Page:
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What is Factoring?

By: J.A.J Aaronson - Updated: 30 Aug 2010 | comments*Discuss
 
Factoring Financing Business Finance

Every business will experience cashflow problems at some point in its existence. While the magnitude of these problems will vary from company to company, it is almost guaranteed that at some point your business will struggle for cash. Ironically, a business that runs into these problems is frequently perfectly solvent; the accounts may look healthy and the books may balance. Accounts, however, do not always give an accurate picture of day-to-day cashflow. While there may be assets in the company in the form of invoices, these frequently go unpaid for some time, causing problems for the business. Factoring is a method by which a business can ease its day-to-day finance problems and exploit its unpaid invoices.

Receivables as Assets

As has been mentioned, any invoice issued by your company to a client or customer is treated as an asset of your business. It is known as a 'receivable', and contributes to the total value of your business. In many cases, however, this contribution is entirely fictitious. The reality of the situation is that many clients fail to pay their invoices on time. As such, cashflow predictions made on the basis of accounts receivable are notoriously unreliable, as there is no guarantee as to when these putative assets will become hard cash. In these circumstances, financing the day-to-day running of a small business can become difficult. However, as these receivables are assets, you are free to do what you like with them. Factoring allows a business to sell of their receivables, thereby creating some quick cash and easing problems with finance.

Factoring involves the sale of unpaid invoices to a third party. This third party then takes on the responsibility for chasing the debt; from the point of sale it is completely out of your hands. The factoring company that has bought your receivable will then ensure that the invoice is paid, and will keep the value of the invoice. The factoring company makes their money by offering to buy your invoices only at a discount. As such, you will not receive the face value of your invoices if you choose factoring as a method of financing your business in the short-term.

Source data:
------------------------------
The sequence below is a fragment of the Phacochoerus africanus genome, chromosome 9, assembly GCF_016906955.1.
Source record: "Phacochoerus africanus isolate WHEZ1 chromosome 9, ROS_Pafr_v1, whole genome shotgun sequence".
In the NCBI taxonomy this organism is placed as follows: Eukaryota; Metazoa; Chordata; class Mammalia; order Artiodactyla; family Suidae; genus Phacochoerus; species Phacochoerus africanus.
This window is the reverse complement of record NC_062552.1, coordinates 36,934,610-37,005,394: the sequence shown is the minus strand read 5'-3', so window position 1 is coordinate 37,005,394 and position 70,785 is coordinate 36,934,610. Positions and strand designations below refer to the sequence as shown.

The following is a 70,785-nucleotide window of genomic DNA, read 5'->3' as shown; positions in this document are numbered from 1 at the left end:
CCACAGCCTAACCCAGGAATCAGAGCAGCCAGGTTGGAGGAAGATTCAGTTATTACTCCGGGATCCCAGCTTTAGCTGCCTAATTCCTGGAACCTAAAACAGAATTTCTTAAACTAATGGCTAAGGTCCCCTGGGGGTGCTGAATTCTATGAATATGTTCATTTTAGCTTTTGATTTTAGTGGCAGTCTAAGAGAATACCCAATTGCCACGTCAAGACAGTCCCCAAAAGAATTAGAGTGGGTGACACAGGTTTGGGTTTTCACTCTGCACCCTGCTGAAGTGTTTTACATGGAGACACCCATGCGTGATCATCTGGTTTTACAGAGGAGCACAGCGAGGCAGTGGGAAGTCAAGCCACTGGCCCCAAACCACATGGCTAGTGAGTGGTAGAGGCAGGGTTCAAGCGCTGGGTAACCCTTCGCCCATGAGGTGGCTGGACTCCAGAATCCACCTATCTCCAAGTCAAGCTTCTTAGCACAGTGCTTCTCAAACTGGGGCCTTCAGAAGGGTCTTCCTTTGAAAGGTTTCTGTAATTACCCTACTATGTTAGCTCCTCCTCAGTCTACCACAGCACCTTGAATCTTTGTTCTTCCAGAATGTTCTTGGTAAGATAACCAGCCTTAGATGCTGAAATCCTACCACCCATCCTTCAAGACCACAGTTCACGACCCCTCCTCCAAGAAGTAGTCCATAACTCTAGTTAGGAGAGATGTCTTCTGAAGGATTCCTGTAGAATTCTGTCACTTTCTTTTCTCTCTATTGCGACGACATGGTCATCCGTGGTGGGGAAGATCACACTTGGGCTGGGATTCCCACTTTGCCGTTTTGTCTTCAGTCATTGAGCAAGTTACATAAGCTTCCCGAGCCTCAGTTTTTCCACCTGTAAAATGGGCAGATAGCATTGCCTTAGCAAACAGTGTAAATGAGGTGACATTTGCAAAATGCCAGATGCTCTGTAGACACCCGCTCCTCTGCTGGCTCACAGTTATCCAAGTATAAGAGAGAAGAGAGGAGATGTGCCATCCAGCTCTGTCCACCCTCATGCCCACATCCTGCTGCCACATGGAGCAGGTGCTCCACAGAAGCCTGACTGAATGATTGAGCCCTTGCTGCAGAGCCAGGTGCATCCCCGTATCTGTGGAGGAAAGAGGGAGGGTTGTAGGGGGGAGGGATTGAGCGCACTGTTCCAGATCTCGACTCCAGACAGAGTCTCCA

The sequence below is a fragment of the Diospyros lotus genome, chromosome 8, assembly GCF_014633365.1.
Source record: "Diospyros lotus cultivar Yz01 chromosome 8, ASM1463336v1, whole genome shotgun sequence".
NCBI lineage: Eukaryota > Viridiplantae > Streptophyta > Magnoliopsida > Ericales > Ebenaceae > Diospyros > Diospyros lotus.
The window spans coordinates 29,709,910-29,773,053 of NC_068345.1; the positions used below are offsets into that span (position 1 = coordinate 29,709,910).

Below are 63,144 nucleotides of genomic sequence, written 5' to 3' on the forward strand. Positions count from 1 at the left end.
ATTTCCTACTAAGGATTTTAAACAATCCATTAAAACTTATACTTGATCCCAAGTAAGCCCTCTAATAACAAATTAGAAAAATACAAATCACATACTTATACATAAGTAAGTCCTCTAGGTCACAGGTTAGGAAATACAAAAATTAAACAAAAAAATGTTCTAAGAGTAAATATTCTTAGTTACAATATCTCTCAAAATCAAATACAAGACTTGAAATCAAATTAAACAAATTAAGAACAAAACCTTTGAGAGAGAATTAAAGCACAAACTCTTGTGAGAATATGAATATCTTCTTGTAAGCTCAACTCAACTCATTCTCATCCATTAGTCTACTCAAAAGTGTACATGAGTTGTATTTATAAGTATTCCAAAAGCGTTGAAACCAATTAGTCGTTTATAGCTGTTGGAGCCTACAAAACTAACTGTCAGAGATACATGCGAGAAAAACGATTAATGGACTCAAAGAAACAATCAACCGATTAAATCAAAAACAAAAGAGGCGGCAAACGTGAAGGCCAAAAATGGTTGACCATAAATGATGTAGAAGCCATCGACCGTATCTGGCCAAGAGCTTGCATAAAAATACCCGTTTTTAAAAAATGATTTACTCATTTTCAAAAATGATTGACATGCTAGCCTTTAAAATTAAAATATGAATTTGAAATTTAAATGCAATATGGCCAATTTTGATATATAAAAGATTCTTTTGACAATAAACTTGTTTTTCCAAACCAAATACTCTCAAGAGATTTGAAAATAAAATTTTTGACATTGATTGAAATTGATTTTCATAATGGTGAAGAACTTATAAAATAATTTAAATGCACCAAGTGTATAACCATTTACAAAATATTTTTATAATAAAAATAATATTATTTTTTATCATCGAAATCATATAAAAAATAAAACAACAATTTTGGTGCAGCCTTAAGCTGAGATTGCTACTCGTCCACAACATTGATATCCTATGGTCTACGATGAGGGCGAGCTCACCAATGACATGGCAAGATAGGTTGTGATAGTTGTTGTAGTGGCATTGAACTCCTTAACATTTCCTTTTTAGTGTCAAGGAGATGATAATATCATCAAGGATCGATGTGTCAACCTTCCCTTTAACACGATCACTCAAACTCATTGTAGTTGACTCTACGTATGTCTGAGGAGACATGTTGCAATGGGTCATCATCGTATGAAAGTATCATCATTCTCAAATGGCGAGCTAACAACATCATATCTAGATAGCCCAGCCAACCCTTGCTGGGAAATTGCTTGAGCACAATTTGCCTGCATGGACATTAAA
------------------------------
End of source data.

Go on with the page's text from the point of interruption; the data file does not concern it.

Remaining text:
Factoring and Loans

Factoring is clearly different from other methods of financing, particularly a bank loan. In the case of a loan, there are only two parties involved – the creditor and the debtor. In the case of factoring, there are three: the seller (you), the debtor (the customer), and the buyer (the factoring company). Importantly, factoring also differs from loans in terms of the criteria. Eligibility for a bank loan is, in great part, judged against your deemed worthiness for credit. However, anyone with unpaid invoices is free to turn to factoring, regardless of their credit history.

Finally, it is important to look at when factoring is potentially a good idea. It is true that some businesses turn to factoring when they have no other option; if your cashflow problems are this bad then by all means use factoring in the short term, but you should also ensure that you give some thought to the methods by which you ensure that invoices are paid. Many businesses, however, choose to use factoring even when they are in good health. This occurs when it is decided that the potential benefit of having a percentage of the invoice available immediately outweighs the ultimate benefit of receiving the face value at a later date. For example, if your company is presented with an opportunity to buy important equipment at a discount, but only for a limited period, factoring may well be the best option as it is likely to save you money in the long term.

There are a number of companies offering factoring services online. You may wish to use a dedicated comparison site to ensure that you are getting the best price for your receivables.

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